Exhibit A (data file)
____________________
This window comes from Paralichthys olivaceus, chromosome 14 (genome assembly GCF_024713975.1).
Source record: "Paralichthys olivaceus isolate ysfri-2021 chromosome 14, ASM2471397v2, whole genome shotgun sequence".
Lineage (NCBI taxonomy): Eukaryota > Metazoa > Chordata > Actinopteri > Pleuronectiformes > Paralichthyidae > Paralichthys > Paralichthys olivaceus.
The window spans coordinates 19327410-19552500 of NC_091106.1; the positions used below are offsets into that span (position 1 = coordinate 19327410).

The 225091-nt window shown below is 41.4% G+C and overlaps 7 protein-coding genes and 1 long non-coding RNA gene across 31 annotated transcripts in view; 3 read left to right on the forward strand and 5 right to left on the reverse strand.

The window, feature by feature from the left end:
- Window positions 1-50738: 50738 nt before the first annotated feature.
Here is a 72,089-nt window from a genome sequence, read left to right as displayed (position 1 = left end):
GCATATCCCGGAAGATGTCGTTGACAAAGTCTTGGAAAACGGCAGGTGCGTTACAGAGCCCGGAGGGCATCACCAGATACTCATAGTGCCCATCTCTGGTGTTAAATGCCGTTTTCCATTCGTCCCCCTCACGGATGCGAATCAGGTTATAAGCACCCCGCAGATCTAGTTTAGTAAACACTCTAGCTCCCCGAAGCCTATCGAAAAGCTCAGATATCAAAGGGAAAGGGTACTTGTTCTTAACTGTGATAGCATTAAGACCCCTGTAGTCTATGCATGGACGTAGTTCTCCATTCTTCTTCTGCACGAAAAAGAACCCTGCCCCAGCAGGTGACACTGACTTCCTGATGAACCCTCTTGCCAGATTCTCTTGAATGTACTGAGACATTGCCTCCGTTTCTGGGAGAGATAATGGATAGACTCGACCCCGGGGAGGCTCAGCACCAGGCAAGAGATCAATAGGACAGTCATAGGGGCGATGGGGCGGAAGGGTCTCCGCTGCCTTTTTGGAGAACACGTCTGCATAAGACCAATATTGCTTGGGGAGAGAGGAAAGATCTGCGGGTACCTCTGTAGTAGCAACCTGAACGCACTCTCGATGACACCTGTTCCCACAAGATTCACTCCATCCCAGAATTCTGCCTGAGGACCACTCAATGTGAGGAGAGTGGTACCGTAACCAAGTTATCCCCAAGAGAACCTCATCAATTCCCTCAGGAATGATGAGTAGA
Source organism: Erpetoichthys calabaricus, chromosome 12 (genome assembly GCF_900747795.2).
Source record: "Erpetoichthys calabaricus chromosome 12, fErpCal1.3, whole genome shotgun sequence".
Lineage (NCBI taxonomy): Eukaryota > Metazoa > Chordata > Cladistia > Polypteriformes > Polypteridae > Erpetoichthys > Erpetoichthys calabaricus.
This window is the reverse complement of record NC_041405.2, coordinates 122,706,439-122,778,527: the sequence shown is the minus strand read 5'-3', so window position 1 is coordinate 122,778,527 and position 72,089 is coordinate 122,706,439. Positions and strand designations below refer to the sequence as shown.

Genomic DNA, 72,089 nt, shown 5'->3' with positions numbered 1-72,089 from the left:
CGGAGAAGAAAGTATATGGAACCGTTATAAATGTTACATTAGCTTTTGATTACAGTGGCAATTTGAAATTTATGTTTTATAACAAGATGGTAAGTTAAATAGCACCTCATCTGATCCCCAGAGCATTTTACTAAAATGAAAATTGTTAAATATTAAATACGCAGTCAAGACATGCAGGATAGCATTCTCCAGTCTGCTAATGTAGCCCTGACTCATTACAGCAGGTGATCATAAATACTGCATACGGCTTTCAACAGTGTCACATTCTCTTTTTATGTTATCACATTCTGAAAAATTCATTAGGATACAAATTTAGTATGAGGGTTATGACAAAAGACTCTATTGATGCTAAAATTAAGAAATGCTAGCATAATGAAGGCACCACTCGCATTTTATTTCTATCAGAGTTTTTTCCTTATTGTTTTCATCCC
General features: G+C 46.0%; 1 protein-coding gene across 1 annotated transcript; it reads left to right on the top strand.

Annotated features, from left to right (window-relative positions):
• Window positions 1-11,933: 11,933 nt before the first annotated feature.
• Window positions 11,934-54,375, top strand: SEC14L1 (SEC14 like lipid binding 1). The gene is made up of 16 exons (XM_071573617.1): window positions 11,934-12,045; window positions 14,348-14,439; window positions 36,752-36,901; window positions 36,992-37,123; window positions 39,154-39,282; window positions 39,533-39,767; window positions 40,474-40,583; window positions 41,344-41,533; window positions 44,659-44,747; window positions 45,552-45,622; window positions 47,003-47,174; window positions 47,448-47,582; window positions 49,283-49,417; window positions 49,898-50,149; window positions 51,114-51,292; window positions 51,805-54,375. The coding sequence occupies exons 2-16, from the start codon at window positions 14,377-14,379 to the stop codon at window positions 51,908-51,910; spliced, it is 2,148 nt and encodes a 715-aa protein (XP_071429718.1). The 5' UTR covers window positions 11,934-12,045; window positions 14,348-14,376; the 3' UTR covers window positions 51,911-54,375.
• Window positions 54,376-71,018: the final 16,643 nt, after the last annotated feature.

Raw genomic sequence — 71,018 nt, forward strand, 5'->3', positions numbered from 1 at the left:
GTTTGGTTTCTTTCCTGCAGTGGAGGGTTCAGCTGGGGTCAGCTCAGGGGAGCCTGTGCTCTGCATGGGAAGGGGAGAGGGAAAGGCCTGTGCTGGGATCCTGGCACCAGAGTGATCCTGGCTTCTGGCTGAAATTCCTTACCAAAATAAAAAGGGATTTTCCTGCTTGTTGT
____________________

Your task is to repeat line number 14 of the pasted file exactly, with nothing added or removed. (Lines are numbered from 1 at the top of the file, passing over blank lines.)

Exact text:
Genomic DNA, 72,089 nt, shown 5'->3' with positions numbered 1-72,089 from the left: